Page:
EEB welcomes European Commission action on illegal air
The EEB welcomes today’s announcement that the European Commission will pursue infringement proceedings against France, Germany, Italy, Spain and the UK for having failed to protect their citizens’ health against dangerous levels of air pollution.
The five countries are consistently failing to ensure that air quality in their major cities meets the requirements set in European law. As a result, their citizens have been left to breathe ‘illegal air’.
Exposure to high levels of nitrogen dioxide (NO2) increases the likelihood of air pollution-related problems such as wheezing, coughing, bronchitis and lung infection. Children with asthma and older people with heart disease are particularly vulnerable to NO2 air pollution. Today’s announcement follows years of limits being breached by the five Member States concerned.
Louise Duprez, EEB Senior Policy Officer on Air Pollution said:
“What the European Commission is doing today is essential. EU air pollution laws are designed to protect our health. There’s no excuse for countries that fail to implement these laws properly. Children growing up in urban areas deserve better than to be forced to inhale toxic fumes known to cause bronchitis, asthma and other conditions. People all over Europe will welcome the European Commission’s action on this issue.”
The infringement proceedings come just weeks after the EU finally agreed new emission limits in the NEC Directive. An EEB report published today shows how these new limits are expected to help countries like France, Germany, Italy, Spain and the UK reduce their overall levels of pollution. The report argues that 78,000 additional lives could be saved by the new rules if fully implemented. However, the role of the European Commission will again be essential in ensuring that Member States implement and enforce EU legislation in this field.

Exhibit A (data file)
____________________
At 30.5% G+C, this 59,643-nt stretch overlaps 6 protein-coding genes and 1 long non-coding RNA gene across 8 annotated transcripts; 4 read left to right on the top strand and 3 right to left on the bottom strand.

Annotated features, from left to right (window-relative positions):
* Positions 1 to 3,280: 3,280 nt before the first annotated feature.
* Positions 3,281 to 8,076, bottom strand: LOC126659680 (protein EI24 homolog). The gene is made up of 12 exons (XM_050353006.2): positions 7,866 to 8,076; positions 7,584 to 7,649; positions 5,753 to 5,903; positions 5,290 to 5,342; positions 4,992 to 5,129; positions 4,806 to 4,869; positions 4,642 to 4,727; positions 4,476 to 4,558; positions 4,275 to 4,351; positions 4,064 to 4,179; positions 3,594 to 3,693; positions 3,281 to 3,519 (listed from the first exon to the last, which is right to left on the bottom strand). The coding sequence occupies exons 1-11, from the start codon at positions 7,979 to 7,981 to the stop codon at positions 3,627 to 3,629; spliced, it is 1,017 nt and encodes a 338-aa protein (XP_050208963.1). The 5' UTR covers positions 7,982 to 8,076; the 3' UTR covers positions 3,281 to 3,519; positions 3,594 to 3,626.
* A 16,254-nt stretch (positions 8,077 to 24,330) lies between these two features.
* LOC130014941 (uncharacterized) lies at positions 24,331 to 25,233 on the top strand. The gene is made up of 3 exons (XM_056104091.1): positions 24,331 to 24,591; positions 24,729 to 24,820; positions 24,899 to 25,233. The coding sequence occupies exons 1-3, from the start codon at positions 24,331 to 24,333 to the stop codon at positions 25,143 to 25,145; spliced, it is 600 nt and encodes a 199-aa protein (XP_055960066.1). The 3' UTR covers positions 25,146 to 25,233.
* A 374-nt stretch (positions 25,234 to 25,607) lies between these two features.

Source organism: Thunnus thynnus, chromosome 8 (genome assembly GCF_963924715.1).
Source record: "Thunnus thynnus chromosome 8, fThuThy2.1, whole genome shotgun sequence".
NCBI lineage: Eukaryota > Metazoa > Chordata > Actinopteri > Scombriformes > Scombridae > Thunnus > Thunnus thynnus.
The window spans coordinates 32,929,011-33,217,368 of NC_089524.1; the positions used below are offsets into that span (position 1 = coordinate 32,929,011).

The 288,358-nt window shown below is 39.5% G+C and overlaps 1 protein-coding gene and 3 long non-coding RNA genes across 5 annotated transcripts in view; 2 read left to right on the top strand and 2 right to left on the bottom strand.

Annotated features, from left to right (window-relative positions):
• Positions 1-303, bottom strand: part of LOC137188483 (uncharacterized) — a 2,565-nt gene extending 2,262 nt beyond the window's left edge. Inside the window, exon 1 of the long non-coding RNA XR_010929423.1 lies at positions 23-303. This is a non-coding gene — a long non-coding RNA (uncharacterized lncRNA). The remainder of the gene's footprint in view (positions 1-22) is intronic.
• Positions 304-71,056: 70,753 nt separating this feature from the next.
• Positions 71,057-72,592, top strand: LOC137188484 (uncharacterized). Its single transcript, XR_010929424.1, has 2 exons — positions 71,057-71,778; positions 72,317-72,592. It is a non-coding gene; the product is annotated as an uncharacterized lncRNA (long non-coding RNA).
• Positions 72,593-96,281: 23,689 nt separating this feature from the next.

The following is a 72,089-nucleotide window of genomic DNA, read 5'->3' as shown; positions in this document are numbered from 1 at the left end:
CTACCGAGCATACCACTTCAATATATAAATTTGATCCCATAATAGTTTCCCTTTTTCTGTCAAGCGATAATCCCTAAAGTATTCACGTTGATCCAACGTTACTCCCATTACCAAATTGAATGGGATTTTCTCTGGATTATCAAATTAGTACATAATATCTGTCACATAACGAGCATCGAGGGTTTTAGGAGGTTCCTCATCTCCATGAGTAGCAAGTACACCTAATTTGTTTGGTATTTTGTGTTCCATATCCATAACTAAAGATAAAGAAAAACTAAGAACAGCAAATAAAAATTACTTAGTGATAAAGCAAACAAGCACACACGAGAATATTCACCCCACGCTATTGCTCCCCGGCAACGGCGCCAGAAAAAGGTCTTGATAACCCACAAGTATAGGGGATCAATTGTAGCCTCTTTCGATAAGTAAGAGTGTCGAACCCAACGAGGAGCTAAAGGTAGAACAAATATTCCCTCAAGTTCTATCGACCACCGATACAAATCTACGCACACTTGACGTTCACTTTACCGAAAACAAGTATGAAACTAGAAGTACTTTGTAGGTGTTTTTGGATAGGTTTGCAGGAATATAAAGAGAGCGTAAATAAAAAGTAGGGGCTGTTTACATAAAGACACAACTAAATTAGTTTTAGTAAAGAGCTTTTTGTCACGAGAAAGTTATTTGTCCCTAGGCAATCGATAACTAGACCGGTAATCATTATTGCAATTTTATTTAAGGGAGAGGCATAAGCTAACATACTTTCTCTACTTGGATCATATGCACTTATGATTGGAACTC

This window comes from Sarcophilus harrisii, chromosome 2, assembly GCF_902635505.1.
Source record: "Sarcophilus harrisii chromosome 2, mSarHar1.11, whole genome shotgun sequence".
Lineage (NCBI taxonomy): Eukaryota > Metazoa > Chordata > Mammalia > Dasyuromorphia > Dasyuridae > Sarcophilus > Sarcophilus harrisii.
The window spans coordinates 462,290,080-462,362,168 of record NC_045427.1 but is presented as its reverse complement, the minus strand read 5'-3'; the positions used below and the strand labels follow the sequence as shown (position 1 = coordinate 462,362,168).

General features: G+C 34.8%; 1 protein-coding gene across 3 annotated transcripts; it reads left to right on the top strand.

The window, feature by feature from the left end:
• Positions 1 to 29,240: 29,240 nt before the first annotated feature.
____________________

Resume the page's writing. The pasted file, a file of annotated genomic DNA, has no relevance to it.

Notes to editors:
There are two crucial EU Directives on air pollution. The Ambient Air Quality Directive set limits for the concentration of certain pollutants in the air we breathe, in any given place. The National Emission Ceiling Directive sets caps, or ‘ceilings’, for the total amounts of certain pollutants to be emitted by each Member State from all land sources combined.
Ambient Air Quality Directive
Today’s infringement concerns breached NO2 (nitrogen dioxide) maximum concentrations set in the Ambient Air Quality Directive. It is the last step before referral to the European Court of Justice.
The limits set in the Ambient Air Quality Directive are currently being exceeded in more than 130 cities in 23 out of the 28 Member States of the EU. Road transport, and in particular diesel fumes, is a main cause of NO2 concentrations.
National Emission Ceilings Directive
An updated National Emission Ceilings Directive was adopted in December 2016.
In a new report ‘Clearing the Air: A Critical Guide to the National Emission Ceilings Directive’, launched today, the EEB calls on Member States and the European Commission to fully and effectively implement existing air pollution laws and take further steps to protect human health and the environment.